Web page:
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Sigmund Freud: Pioneer of Psychoanalytic Theory

Psychology  •  4 Jun, 2024  •  4,827 Views  •  ⭐ 1.0

Written by Shivani Chourasia

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Sigmund Freud was born on May 6, 1856, in Freiberg, Moravia, now part of the Czech Republic. He later moved to Vienna, where he spent most of his life. Freud initially pursued a career in medicine, specializing in neurology. He graduated from the University of Vienna in 1881 and began his medical practice shortly thereafter. Freud's interest in the human mind and its complexities led him to develop groundbreaking theories that would revolutionize psychology and psychiatry.


Key Influences in His Life and Major Accomplishments

Sigmund Freud | Biography, Theories, Psychology, Books, Works, & Facts |  Britannica
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Freud's work was influenced by several key figures and concepts. One significant influence was Jean-Martin Charcot, a neurologist who used hypnosis to treat hysteria. Freud's time studying with Charcot in Paris had a profound impact on his thinking. Additionally, his collaboration with Josef Breuer, particularly in the case of Anna O., was instrumental in the development of his theories on the unconscious mind and psychoanalysis.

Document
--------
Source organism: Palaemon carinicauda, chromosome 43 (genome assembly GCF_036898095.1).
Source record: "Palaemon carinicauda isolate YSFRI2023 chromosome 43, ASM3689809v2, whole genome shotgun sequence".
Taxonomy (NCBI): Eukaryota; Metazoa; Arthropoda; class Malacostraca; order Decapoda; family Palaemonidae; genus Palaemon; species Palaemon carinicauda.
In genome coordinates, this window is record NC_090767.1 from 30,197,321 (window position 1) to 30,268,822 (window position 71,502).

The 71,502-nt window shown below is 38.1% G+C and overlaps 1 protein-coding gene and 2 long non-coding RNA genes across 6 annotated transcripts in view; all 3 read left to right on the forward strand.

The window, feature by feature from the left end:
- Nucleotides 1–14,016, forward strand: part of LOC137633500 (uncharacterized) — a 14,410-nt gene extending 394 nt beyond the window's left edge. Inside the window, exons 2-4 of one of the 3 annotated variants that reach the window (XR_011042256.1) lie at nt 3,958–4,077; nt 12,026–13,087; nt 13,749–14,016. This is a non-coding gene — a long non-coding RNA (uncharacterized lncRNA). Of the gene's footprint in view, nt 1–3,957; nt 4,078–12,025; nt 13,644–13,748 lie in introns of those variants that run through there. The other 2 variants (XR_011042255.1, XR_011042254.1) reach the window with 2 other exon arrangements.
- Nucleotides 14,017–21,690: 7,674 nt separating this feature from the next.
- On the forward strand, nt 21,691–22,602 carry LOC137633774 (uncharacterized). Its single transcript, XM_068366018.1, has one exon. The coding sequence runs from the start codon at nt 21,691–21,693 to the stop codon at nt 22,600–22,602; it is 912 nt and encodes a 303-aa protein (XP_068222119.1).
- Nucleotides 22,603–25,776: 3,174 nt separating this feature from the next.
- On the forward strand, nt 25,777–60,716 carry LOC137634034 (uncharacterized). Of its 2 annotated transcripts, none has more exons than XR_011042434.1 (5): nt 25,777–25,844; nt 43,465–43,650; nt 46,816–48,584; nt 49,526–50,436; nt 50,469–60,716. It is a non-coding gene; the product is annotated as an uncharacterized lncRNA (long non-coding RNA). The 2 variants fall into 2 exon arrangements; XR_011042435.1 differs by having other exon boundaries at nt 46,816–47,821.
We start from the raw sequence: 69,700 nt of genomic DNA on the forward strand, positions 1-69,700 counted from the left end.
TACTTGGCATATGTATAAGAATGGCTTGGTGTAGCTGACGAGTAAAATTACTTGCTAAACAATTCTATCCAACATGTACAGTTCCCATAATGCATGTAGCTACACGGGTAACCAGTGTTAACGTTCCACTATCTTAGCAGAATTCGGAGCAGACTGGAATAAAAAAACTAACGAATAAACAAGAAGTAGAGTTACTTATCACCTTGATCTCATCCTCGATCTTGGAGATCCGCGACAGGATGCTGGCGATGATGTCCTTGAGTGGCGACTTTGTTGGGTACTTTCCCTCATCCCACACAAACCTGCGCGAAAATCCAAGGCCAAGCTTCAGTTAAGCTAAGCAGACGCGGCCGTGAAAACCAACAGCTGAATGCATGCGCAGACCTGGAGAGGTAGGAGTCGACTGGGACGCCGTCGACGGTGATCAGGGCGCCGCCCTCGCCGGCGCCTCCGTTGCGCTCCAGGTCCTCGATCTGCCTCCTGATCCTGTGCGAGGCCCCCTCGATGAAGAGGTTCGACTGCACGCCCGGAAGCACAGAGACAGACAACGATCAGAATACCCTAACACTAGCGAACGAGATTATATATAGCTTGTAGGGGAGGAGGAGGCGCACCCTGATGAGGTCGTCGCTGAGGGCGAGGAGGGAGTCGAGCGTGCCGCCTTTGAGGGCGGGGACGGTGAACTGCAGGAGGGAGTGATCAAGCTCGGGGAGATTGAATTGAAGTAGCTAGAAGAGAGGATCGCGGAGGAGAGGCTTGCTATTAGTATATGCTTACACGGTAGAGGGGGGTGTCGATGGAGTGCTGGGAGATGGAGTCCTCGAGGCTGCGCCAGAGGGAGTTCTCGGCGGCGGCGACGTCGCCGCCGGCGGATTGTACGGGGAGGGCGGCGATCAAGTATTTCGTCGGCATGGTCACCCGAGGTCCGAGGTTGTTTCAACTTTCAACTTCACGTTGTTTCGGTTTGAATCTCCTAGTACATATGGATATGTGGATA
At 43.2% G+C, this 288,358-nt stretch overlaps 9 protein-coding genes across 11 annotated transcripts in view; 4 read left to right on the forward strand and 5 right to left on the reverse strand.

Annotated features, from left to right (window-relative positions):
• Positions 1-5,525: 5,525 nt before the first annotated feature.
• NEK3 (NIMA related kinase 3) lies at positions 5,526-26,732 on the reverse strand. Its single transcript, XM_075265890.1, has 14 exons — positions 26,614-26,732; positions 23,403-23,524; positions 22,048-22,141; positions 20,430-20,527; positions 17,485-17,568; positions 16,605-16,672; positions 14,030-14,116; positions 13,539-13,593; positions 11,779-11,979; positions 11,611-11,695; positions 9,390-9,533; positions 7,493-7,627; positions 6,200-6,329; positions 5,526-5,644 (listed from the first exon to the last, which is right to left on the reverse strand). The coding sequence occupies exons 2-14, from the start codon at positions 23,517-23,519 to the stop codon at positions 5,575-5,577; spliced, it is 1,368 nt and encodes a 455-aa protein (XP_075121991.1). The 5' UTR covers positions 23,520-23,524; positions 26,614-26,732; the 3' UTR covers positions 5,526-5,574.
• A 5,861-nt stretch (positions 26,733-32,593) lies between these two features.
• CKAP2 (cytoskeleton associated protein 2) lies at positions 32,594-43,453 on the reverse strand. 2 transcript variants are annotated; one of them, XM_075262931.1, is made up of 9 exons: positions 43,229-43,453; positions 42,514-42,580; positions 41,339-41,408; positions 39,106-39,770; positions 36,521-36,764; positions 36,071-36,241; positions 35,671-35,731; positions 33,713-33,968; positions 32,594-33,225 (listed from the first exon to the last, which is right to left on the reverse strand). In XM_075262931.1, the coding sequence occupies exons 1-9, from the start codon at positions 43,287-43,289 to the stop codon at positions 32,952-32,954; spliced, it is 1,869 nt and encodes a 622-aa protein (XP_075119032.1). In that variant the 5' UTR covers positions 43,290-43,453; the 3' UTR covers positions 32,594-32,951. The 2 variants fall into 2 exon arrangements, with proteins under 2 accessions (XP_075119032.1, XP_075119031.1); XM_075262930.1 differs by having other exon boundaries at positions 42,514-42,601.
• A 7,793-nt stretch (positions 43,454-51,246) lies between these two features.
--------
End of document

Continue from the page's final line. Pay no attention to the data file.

Freud's major accomplishments include the development of psychoanalytic theory, the introduction of therapeutic techniques such as free association and dream analysis, and the publication of numerous influential works. His book "The Interpretation of Dreams," published in 1899, is considered one of his most important contributions, laying the groundwork for his theories on the unconscious mind.



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Psychoanalytic Theory

Freud's Psychoanalytical Theory - Prep With Harshita
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Sigmund Freud's psychoanalytic theory posits that human behaviour is largely influenced by unconscious processes. According to Freud, the mind is divided into three parts: the conscious, the preconscious, and the unconscious. The conscious mind contains thoughts and feelings that we are aware of, the preconscious holds information that can be easily brought to consciousness, and the unconscious mind harbours desires, memories, and experiences that are inaccessible to conscious thought but influence behaviour.

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